The narrow way that leads to life requires sacrifice, self-denial,
and discipline. But there is no road as rough as that which the
— Via the Guardian of Truth XXX: 13, p. 393, July 3, 1986
Correct Me, O Lord
“I know, O LORD, that a man’s way is not in himself, nor is it in a
man who walks to direct his steps” (Jer 10:23).
We are simply not capable of navigating our own way through
life. God is the potter, we are the clay, and we desperately
need Him to mold us (Jer 18:1-6). Trying to take control of
our own lives has just ruined the original beauty that God had
envisioned for us. “All of us like sheep have gone astray,
each of us has turned to his own way…” (Isa 53:6). God had a
safe path plotted out for us, but we refused to listen to His
guidance. We have rejected the narrow way for an easier road
of our own devising. With the world cheering us on all around,
we rush headlong toward destruction (Matt 7:13-14).
Yet, trusting our own instincts we are often blissfully unaware of
the danger we are in. “There is a way which seems right to a
man, but its end is the way of death!” (Prov 14:12). We
convince ourselves that we have it all under control. Stop and
ask for directions? Never! In our certainty we forget
the warning of Jeremiah. “The heart is more deceitful than all
else and is desperately sick; who can understand it?” (Jer
17:9). Is it possible that our heart is deceiving us? Is
it possible that we are mistaken? Maybe we don’t have it all
figured out and under control. Maybe we need help.
Recognizing we cannot direct our own steps, we must cry out with the
prayer of Jeremiah: “Correct me, O LORD, but with justice; not with
Your anger, or You will bring me to nothing” (Jer 10:24). Yes,
we need correction. We need God to show us where we are
deceiving ourselves. With His help we can stop covering up and
minimizing our faults. We can rather expose and address them.
This process is not quick and painless. It is very difficult
to see ourselves the way God sees us and constantly grapple with our
insufficiencies. Yet, this struggle is exactly what we should
expect traveling along the narrow way. And we can find comfort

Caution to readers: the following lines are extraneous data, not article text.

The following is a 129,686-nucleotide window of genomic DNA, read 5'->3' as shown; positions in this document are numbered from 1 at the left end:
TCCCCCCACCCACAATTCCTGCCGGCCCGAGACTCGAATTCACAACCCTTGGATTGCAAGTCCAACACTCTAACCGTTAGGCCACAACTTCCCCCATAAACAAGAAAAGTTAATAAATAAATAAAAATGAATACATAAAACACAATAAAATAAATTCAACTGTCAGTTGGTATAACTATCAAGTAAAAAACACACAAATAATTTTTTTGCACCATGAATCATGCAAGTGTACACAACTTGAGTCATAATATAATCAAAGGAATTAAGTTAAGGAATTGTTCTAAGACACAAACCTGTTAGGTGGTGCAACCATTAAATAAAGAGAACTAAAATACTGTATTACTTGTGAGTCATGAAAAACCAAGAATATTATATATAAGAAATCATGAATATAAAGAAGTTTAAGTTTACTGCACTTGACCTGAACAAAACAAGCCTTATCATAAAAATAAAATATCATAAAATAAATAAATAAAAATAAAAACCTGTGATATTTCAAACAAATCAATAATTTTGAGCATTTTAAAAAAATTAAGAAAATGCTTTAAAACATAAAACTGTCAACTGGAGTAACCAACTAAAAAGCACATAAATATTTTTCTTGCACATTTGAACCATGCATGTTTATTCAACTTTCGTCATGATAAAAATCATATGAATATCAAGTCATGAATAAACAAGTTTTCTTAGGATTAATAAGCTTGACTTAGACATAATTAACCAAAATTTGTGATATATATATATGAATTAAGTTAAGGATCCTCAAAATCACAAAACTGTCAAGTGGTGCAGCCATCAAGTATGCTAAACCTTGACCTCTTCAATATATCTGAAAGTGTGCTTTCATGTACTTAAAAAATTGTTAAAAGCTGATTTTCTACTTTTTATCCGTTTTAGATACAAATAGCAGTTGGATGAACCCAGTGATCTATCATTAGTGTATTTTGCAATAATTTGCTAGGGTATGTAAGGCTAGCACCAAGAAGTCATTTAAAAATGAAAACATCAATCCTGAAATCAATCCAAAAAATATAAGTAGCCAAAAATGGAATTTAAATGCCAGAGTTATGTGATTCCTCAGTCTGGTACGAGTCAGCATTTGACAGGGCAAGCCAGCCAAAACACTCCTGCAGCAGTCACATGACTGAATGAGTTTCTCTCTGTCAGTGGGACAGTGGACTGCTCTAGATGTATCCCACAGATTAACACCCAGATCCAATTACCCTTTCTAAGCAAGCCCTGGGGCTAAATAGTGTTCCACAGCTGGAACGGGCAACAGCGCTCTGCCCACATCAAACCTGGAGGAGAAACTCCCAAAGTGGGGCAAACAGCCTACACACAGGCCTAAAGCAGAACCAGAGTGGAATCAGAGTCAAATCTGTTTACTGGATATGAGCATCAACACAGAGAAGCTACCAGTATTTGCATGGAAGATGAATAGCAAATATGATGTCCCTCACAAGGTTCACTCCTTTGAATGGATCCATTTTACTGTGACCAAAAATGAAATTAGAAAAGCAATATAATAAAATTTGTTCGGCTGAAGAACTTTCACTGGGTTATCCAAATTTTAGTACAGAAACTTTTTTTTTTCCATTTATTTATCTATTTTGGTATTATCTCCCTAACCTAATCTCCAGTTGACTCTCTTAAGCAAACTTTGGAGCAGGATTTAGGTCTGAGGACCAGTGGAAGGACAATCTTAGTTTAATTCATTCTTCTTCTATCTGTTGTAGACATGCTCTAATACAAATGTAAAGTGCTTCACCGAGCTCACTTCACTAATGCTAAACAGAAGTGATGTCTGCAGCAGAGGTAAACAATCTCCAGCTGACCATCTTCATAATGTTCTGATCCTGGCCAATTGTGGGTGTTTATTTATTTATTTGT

in God’s grace. He does not correct us in anger, but in
love. He is always there to pick us up when we fall and
strengthen us to press on to higher ground. Though we
continually fall short of His perfect character, He has made a way
for us to bridge the gap through Jesus (Rom 3:23-24).
The important thing is that we never harden our heart to His
correction. It’s when we are most at ease in our faith that we
are most at danger (1 Cor 10:13). We must allow God’s word
to function as a mirror, showing us what corrections need to
be made (James 1:23-25). We must allow it to function as a
scalpel, opening up the innermost thoughts of our hearts (Heb
4:12). Like Jeremiah, we must pray for and welcome God’s
correction at all times, because there is no doubt we need it.
— Via the Kirkwood church of Christ, July 10, 2017
News & Notes
Folks to be praying for:
Shirley Davis’ heel has not yet healed from the ulcer.
She is still in need of a right knee replacement, but doesn't feel
strong enough for it right now. It is hard for her to get around.
Eva Mabry and Stephanie Fals are in the hospital and
have requested prayer.
Jan Bartlett has decided to take follow-up treatments, as a
safety precaution, following her recent surgery that eliminated
Melontine Davis thinks she might hear this week of when her
upcoming surgery will be on her herniated disk.
Let us also continue to remember in prayer: Barbara Thompson,
Rick Cuthbertson, Jim Lively; Pat & A.J. Joyner; James,
Bennie, Deborah, and Penny Medlock; Mary Vandevander; and
Rex and Frankie Hadley.
WordPress version of this bulletin:
The Steps That Lead to Eternal Salvation
1) Hear the gospel, for that
is how faith comes (Rom. 10:17; John 20:30-31).
2) Believe in the deity of Christ
(John 8:24; John 3:18).
3) Repent of sins (Luke 13:5;
4) Confess faith in Christ (Rom.
10:9-10; Acts 8:36-38).
5) Be baptized in water for the
remission of sins (Mark 16:16; Acts 2:38; 22:16; Rom. 6:3-4;
Gal. 3:26-27; 1 Pet. 3:21).
6) Continue in the faith, living for the Lord; for, if not, salvation can be
lost (Heb. 10:36-39; Rev. 2:10; 2 Pet. 2:20-22).
CHURCH OF CHRIST
1402 Tebeau Street, Waycross, GA 31501
Sunday services: 9:00
a.m. (Bible class); 10 a.m. & 5 p.m. (worship)
Wednesday: 7 p.m. (Bible class)
evangelist/editor: Tom Edwards (912)
http://thegospelobserver.wordpress.com (Gospel Observer website with
pictures in WordPress)
(Older version of Gospel Observer website without pictures, but
back to March 1990)